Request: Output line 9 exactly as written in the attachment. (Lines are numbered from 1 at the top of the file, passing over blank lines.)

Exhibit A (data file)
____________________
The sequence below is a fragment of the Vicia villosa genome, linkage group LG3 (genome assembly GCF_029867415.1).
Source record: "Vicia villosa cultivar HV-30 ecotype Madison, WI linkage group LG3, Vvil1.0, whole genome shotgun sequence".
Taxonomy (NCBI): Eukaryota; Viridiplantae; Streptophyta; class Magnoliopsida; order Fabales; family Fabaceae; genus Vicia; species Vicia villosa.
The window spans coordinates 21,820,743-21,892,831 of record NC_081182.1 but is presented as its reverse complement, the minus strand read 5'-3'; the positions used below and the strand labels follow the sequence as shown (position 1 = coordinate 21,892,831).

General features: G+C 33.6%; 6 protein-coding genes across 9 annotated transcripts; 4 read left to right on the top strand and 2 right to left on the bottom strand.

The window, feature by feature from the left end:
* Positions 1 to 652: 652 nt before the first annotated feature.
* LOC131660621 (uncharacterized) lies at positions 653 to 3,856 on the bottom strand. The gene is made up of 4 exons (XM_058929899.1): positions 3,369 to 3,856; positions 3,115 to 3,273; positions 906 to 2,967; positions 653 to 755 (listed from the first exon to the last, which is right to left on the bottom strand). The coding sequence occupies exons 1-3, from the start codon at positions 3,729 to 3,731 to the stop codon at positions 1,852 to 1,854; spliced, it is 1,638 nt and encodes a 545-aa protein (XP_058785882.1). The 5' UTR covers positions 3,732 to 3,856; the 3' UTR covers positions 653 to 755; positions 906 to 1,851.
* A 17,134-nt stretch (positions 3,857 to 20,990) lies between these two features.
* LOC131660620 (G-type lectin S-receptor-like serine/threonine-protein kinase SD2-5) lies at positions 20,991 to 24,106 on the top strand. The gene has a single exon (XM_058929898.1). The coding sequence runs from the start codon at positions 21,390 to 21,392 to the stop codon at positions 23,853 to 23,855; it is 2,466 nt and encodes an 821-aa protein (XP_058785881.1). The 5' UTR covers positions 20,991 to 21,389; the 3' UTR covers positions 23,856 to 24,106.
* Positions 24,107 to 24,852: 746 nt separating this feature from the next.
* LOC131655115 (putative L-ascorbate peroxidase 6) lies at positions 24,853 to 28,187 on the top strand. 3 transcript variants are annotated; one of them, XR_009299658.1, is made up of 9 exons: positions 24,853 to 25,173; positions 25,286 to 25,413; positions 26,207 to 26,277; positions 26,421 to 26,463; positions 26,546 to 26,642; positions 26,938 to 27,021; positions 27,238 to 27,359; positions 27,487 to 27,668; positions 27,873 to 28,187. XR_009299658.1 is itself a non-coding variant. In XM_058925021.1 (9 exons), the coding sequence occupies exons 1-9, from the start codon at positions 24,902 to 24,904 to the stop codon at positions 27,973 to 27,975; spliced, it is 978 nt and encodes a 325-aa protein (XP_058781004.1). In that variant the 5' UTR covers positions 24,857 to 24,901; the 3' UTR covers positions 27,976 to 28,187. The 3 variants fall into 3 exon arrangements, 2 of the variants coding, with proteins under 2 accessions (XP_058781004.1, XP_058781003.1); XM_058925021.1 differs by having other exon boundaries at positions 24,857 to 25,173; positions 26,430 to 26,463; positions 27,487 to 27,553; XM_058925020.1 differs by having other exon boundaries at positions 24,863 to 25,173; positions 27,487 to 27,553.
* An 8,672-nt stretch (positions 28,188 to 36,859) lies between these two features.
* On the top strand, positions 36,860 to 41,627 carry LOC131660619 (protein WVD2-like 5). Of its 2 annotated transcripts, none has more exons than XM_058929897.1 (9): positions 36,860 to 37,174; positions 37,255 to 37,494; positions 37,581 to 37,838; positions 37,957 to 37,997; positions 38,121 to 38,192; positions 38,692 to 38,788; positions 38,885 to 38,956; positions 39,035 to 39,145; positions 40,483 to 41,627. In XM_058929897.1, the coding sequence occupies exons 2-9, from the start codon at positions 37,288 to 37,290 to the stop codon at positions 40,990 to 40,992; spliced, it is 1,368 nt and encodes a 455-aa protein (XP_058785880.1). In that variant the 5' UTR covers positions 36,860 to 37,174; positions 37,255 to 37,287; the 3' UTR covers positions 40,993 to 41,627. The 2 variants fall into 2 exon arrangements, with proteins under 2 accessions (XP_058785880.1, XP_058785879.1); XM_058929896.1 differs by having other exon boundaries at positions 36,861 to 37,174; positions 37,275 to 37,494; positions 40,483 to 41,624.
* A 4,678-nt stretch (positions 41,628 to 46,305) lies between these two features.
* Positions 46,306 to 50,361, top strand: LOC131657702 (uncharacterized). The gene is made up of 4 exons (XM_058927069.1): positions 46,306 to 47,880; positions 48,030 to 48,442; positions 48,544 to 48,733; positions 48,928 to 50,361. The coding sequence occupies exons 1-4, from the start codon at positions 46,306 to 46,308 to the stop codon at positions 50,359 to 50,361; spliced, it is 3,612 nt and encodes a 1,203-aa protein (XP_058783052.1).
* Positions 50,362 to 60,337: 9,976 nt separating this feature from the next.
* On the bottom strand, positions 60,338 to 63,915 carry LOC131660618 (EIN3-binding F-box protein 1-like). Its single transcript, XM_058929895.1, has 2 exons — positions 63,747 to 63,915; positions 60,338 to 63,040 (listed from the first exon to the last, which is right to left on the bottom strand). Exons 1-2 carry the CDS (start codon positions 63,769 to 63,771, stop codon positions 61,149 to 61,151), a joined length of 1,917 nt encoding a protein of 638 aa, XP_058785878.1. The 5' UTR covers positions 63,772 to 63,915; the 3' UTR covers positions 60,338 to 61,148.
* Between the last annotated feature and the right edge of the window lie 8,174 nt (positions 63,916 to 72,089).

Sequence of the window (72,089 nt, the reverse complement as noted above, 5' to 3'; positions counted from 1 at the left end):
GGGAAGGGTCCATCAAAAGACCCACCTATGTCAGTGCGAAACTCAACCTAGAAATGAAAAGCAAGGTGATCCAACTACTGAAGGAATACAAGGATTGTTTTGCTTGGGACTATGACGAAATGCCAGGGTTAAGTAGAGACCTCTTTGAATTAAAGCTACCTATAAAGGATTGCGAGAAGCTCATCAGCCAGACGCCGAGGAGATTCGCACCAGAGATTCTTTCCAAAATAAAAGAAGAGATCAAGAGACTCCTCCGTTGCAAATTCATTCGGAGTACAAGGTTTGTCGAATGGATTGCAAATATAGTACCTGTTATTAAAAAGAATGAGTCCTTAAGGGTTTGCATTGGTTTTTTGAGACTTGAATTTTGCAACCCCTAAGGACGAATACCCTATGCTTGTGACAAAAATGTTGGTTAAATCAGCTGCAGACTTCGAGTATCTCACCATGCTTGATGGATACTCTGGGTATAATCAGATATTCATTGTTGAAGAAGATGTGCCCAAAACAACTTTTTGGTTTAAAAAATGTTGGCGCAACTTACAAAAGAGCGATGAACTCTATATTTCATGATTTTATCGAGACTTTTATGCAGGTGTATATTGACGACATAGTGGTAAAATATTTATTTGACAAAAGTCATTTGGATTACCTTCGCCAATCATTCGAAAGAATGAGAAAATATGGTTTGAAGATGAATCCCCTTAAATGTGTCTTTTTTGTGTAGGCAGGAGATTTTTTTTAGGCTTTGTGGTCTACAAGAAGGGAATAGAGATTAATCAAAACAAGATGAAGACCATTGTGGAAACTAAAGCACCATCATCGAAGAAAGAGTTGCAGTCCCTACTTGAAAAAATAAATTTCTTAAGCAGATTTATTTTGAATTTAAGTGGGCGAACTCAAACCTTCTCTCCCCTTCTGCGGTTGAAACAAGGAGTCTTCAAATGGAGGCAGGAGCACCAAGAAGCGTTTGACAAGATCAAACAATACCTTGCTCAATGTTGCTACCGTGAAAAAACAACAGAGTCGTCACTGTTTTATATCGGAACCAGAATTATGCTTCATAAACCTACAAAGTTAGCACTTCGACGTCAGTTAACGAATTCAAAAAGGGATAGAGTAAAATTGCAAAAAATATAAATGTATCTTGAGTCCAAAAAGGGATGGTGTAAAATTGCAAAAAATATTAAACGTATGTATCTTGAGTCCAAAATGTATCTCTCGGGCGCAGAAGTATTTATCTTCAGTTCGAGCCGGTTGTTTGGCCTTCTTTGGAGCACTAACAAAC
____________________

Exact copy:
* A 17,134-nt stretch (positions 3,857 to 20,990) lies between these two features.